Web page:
Scientists at the University of Cambridge, Ross Anderson and Nicholas Boucher, have published information about the Trojan Source attack concept (CVE-2021-42574), which can be used to inject malicious code into legitimate applications through comment fields. The PoC exploit is already available on GitHub.
The attack is based on the use of bidirectional control characters in source code comments. Such characters, known as BiDi (“bidirectional”), are Unicode control characters that are used within a text string to signal the transition from LTR (left to right) to RTL (right to left) mode and vice versa.
In practice, these characters are used exclusively for software applications and are invisible to humans, since they are only used to embed text with a different reading direction in large blocks of text (for example, to insert lines in Arabic or Hebrew).
Researchers have found that most compilers and code editors have no protocols for handling BiDi symbols or signalling their presence in source comments.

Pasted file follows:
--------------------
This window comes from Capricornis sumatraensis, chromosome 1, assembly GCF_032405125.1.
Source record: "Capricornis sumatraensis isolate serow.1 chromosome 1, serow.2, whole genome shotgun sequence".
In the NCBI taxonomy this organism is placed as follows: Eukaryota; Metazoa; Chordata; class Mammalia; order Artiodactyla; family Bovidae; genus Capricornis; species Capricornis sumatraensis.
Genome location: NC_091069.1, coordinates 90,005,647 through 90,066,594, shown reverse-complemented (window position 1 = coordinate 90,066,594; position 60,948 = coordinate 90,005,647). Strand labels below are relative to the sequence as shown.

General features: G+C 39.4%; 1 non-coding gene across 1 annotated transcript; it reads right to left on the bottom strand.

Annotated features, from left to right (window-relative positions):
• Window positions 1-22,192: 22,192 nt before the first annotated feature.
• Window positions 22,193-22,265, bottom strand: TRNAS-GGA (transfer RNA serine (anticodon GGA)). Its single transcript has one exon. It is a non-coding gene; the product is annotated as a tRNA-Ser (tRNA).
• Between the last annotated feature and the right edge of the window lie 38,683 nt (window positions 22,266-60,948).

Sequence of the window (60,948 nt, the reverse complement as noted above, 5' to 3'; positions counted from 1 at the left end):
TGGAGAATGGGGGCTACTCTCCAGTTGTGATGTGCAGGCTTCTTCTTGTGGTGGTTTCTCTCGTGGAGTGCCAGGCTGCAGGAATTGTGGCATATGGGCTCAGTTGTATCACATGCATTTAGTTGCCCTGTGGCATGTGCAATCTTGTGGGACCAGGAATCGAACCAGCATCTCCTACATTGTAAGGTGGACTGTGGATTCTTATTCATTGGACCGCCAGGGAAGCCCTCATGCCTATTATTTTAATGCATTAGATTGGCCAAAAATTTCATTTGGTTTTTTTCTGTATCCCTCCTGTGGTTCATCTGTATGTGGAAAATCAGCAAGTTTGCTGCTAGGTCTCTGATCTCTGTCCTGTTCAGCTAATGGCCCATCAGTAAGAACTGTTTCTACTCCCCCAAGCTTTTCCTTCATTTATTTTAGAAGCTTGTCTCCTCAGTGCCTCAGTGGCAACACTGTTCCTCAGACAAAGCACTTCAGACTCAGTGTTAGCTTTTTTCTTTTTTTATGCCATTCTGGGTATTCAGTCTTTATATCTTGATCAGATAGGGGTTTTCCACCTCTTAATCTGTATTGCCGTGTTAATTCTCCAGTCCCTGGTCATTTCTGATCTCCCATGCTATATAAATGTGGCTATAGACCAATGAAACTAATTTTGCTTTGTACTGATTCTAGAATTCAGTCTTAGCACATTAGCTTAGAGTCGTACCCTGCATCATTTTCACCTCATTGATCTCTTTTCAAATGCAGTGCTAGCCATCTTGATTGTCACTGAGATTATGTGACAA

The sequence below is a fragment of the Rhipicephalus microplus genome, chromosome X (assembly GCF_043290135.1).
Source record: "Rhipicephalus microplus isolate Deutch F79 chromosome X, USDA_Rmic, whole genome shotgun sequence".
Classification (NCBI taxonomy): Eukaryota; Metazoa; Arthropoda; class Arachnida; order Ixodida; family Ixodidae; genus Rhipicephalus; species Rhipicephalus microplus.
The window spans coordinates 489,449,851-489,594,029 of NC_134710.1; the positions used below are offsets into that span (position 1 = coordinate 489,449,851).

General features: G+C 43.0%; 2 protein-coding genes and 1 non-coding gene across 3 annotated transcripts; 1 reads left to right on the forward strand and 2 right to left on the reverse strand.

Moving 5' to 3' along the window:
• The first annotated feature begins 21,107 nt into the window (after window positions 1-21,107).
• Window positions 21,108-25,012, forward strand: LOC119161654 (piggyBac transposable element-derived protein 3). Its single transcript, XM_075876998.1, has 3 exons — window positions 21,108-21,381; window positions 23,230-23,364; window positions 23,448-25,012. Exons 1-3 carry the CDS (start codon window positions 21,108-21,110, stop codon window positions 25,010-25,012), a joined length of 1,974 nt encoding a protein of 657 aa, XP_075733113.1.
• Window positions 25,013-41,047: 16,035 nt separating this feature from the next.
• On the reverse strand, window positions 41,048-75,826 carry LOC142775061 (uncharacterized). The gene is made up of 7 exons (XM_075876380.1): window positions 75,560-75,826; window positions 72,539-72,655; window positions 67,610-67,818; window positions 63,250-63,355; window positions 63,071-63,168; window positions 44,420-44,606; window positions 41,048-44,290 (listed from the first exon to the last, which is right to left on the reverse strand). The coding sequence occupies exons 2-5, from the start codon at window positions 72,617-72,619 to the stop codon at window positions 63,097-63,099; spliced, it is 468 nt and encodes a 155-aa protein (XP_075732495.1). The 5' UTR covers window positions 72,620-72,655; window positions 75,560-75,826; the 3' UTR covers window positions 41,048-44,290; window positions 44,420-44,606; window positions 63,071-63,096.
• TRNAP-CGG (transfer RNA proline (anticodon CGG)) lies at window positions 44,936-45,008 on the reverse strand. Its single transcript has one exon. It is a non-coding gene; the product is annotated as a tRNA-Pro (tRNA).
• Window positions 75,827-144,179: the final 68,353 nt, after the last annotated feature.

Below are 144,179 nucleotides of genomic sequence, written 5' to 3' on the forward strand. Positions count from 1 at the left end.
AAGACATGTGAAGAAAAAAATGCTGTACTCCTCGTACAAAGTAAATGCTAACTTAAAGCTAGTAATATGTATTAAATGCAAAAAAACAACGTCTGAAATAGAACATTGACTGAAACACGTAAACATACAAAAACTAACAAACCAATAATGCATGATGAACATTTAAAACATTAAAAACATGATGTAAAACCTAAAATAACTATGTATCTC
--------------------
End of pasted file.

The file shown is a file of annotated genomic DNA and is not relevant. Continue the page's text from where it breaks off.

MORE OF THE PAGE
According to experts, attackers can insert BiDi control characters into comments that people cannot see, and upon compilation, they will move text from the comment field into executable code or move code in comments, thereby exposing applications to attacks and bypassing security checks.
In addition to compilers, several code editors and hosting services, as listed in the table below, are also reported to be affected.
In addition, according to experts, source code compilers are vulnerable to another problem (CVE-2021-42694) related to homoglyphs. During such attacks, classic Latin letters are replaced with similar characters from other alphabets.
The researchers write that the second attack can be used to create two different functions that look the same to the human eye but are actually different. Anderson and Boucher claim that in this way, an attacker can covertly add malicious code to a project.
The researchers summarize that compilers and editors should detect bidirectional control characters and homoglyphs and be sure to communicate them to people. So far, however, only the developers behind the official Rust compiler have released the update.
Let me remind you that I also wrote that Expert hacked 70% of Wi-Fi networks in Tel Aviv for research.